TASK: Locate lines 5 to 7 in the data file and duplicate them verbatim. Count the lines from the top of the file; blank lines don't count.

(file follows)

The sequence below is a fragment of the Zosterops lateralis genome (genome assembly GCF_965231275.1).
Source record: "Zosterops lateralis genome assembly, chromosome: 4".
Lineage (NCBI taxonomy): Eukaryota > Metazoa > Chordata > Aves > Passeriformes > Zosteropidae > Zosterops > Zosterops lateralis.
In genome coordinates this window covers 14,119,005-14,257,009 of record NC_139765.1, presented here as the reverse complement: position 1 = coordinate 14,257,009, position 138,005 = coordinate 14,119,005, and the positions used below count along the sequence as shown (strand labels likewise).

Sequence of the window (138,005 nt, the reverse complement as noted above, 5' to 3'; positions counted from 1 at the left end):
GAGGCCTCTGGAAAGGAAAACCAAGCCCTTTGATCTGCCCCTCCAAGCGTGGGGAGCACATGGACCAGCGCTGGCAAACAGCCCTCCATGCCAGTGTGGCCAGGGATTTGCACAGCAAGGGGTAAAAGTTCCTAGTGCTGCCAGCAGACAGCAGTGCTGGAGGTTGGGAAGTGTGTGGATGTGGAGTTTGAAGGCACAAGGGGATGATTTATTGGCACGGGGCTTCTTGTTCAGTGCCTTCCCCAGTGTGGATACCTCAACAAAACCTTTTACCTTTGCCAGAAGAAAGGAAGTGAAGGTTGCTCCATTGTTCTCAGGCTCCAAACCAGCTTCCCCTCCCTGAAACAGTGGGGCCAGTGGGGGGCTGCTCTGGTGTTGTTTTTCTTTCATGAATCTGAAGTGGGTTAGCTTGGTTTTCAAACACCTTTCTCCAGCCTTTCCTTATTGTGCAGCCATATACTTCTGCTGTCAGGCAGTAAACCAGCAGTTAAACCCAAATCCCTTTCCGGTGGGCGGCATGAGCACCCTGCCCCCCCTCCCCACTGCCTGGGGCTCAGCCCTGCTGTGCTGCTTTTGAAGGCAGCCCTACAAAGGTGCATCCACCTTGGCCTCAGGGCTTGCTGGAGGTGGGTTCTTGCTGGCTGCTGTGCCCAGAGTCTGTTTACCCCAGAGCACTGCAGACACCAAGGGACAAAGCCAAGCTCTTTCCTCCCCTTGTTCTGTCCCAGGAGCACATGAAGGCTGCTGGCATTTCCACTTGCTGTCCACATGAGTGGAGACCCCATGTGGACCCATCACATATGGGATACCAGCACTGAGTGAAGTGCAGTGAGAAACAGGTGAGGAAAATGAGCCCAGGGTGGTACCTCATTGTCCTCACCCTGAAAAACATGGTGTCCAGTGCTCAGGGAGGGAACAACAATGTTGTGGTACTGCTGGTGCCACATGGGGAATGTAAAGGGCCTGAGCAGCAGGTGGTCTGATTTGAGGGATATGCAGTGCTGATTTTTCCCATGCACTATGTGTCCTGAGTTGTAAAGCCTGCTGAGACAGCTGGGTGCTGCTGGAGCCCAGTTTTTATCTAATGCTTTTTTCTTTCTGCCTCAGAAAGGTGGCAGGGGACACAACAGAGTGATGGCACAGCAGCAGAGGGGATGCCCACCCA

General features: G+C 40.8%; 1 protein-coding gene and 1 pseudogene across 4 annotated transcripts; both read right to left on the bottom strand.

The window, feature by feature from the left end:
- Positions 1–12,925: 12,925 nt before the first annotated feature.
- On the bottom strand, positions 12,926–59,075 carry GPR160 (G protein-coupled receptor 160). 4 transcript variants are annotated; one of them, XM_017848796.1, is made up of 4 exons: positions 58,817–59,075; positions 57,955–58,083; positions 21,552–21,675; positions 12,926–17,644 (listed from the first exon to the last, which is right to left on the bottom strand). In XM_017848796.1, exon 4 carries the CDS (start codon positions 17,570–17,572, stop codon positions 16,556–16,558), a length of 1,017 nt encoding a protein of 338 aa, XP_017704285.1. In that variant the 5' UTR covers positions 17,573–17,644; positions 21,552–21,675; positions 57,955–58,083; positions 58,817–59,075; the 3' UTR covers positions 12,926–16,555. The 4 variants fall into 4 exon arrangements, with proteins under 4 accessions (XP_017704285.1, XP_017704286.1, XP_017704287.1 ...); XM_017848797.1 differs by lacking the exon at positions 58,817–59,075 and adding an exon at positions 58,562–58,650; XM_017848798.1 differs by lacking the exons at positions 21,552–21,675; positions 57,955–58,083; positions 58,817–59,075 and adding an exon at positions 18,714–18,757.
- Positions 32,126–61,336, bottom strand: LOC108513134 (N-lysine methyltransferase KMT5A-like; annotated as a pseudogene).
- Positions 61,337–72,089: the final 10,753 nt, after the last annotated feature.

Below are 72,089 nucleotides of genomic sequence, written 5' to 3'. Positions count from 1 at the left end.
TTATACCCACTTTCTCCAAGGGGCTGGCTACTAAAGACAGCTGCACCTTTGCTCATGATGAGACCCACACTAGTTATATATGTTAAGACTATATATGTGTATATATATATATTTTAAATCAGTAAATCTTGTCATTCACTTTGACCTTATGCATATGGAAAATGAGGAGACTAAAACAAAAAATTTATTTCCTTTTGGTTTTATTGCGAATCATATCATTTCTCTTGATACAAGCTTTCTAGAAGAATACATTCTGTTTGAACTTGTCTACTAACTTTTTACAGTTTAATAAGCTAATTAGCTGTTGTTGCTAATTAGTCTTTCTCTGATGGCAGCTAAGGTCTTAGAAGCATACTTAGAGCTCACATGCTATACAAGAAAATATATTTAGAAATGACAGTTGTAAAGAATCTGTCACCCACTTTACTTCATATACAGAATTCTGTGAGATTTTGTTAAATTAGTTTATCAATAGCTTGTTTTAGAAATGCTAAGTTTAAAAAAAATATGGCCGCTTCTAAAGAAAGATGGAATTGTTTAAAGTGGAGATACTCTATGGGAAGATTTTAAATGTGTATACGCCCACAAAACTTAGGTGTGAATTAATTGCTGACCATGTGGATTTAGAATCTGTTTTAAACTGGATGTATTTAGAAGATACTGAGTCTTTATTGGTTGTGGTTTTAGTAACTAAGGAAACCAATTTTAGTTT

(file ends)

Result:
Sequence of the window (138,005 nt, the reverse complement as noted above, 5' to 3'; positions counted from 1 at the left end):
GAGGCCTCTGGAAAGGAAAACCAAGCCCTTTGATCTGCCCCTCCAAGCGTGGGGAGCACATGGACCAGCGCTGGCAAACAGCCCTCCATGCCAGTGTGGCCAGGGATTTGCACAGCAAGGGGTAAAAGTTCCTAGTGCTGCCAGCAGACAGCAGTGCTGGAGGTTGGGAAGTGTGTGGATGTGGAGTTTGAAGGCACAAGGGGATGATTTATTGGCACGGGGCTTCTTGTTCAGTGCCTTCCCCAGTGTGGATACCTCAACAAAACCTTTTACCTTTGCCAGAAGAAAGGAAGTGAAGGTTGCTCCATTGTTCTCAGGCTCCAAACCAGCTTCCCCTCCCTGAAACAGTGGGGCCAGTGGGGGGCTGCTCTGGTGTTGTTTTTCTTTCATGAATCTGAAGTGGGTTAGCTTGGTTTTCAAACACCTTTCTCCAGCCTTTCCTTATTGTGCAGCCATATACTTCTGCTGTCAGGCAGTAAACCAGCAGTTAAACCCAAATCCCTTTCCGGTGGGCGGCATGAGCACCCTGCCCCCCCTCCCCACTGCCTGGGGCTCAGCCCTGCTGTGCTGCTTTTGAAGGCAGCCCTACAAAGGTGCATCCACCTTGGCCTCAGGGCTTGCTGGAGGTGGGTTCTTGCTGGCTGCTGTGCCCAGAGTCTGTTTACCCCAGAGCACTGCAGACACCAAGGGACAAAGCCAAGCTCTTTCCTCCCCTTGTTCTGTCCCAGGAGCACATGAAGGCTGCTGGCATTTCCACTTGCTGTCCACATGAGTGGAGACCCCATGTGGACCCATCACATATGGGATACCAGCACTGAGTGAAGTGCAGTGAGAAACAGGTGAGGAAAATGAGCCCAGGGTGGTACCTCATTGTCCTCACCCTGAAAAACATGGTGTCCAGTGCTCAGGGAGGGAACAACAATGTTGTGGTACTGCTGGTGCCACATGGGGAATGTAAAGGGCCTGAGCAGCAGGTGGTCTGATTTGAGGGATATGCAGTGCTGATTTTTCCCATGCACTATGTGTCCTGAGTTGTAAAGCCTGCTGAGACAGCTGGGTGCTGCTGGAGCCCAGTTTTTATCTAATGCTTTTTTCTTTCTGCCTCAGAAAGGTGGCAGGGGACACAACAGAGTGATGGCACAGCAGCAGAGGGGATGCCCACCCA

General features: G+C 40.8%; 1 protein-coding gene and 1 pseudogene across 4 annotated transcripts; both read right to left on the bottom strand.